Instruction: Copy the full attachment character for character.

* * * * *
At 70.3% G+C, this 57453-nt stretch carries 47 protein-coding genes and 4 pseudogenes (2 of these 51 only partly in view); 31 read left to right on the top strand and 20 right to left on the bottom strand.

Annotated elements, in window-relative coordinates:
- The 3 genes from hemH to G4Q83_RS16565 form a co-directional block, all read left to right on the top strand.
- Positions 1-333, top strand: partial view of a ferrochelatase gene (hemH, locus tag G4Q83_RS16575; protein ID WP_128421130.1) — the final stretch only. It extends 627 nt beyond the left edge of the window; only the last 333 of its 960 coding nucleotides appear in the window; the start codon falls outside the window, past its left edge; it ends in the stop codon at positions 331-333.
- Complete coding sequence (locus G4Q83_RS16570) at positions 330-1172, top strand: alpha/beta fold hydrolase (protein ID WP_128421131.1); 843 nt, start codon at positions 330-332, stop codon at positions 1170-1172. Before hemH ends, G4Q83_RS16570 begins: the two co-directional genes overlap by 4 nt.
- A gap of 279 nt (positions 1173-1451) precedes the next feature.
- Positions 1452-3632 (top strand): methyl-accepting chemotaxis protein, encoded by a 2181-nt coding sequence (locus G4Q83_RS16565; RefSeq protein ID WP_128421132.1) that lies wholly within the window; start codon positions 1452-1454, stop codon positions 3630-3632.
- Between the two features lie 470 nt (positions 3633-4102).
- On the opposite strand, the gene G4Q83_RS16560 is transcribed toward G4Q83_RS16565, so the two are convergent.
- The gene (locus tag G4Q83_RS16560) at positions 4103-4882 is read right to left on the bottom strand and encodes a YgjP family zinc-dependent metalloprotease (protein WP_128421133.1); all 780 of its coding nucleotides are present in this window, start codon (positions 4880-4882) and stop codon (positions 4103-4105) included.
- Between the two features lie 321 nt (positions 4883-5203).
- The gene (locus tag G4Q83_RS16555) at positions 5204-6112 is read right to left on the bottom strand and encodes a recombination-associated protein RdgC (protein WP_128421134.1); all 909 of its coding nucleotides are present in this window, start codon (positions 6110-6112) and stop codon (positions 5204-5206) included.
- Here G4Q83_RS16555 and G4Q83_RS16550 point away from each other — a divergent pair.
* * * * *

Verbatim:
At 70.3% G+C, this 57453-nt stretch carries 47 protein-coding genes and 4 pseudogenes (2 of these 51 only partly in view); 31 read left to right on the top strand and 20 right to left on the bottom strand.

Annotated elements, in window-relative coordinates:
- The 3 genes from hemH to G4Q83_RS16565 form a co-directional block, all read left to right on the top strand.
- Positions 1-333, top strand: partial view of a ferrochelatase gene (hemH, locus tag G4Q83_RS16575; protein ID WP_128421130.1) — the final stretch only. It extends 627 nt beyond the left edge of the window; only the last 333 of its 960 coding nucleotides appear in the window; the start codon falls outside the window, past its left edge; it ends in the stop codon at positions 331-333.
- Complete coding sequence (locus G4Q83_RS16570) at positions 330-1172, top strand: alpha/beta fold hydrolase (protein ID WP_128421131.1); 843 nt, start codon at positions 330-332, stop codon at positions 1170-1172. Before hemH ends, G4Q83_RS16570 begins: the two co-directional genes overlap by 4 nt.
- A gap of 279 nt (positions 1173-1451) precedes the next feature.
- Positions 1452-3632 (top strand): methyl-accepting chemotaxis protein, encoded by a 2181-nt coding sequence (locus G4Q83_RS16565; RefSeq protein ID WP_128421132.1) that lies wholly within the window; start codon positions 1452-1454, stop codon positions 3630-3632.
- Between the two features lie 470 nt (positions 3633-4102).
- On the opposite strand, the gene G4Q83_RS16560 is transcribed toward G4Q83_RS16565, so the two are convergent.
- The gene (locus tag G4Q83_RS16560) at positions 4103-4882 is read right to left on the bottom strand and encodes a YgjP family zinc-dependent metalloprotease (protein WP_128421133.1); all 780 of its coding nucleotides are present in this window, start codon (positions 4880-4882) and stop codon (positions 4103-4105) included.
- Between the two features lie 321 nt (positions 4883-5203).
- The gene (locus tag G4Q83_RS16555) at positions 5204-6112 is read right to left on the bottom strand and encodes a recombination-associated protein RdgC (protein WP_128421134.1); all 909 of its coding nucleotides are present in this window, start codon (positions 6110-6112) and stop codon (positions 5204-5206) included.
- Here G4Q83_RS16555 and G4Q83_RS16550 point away from each other — a divergent pair.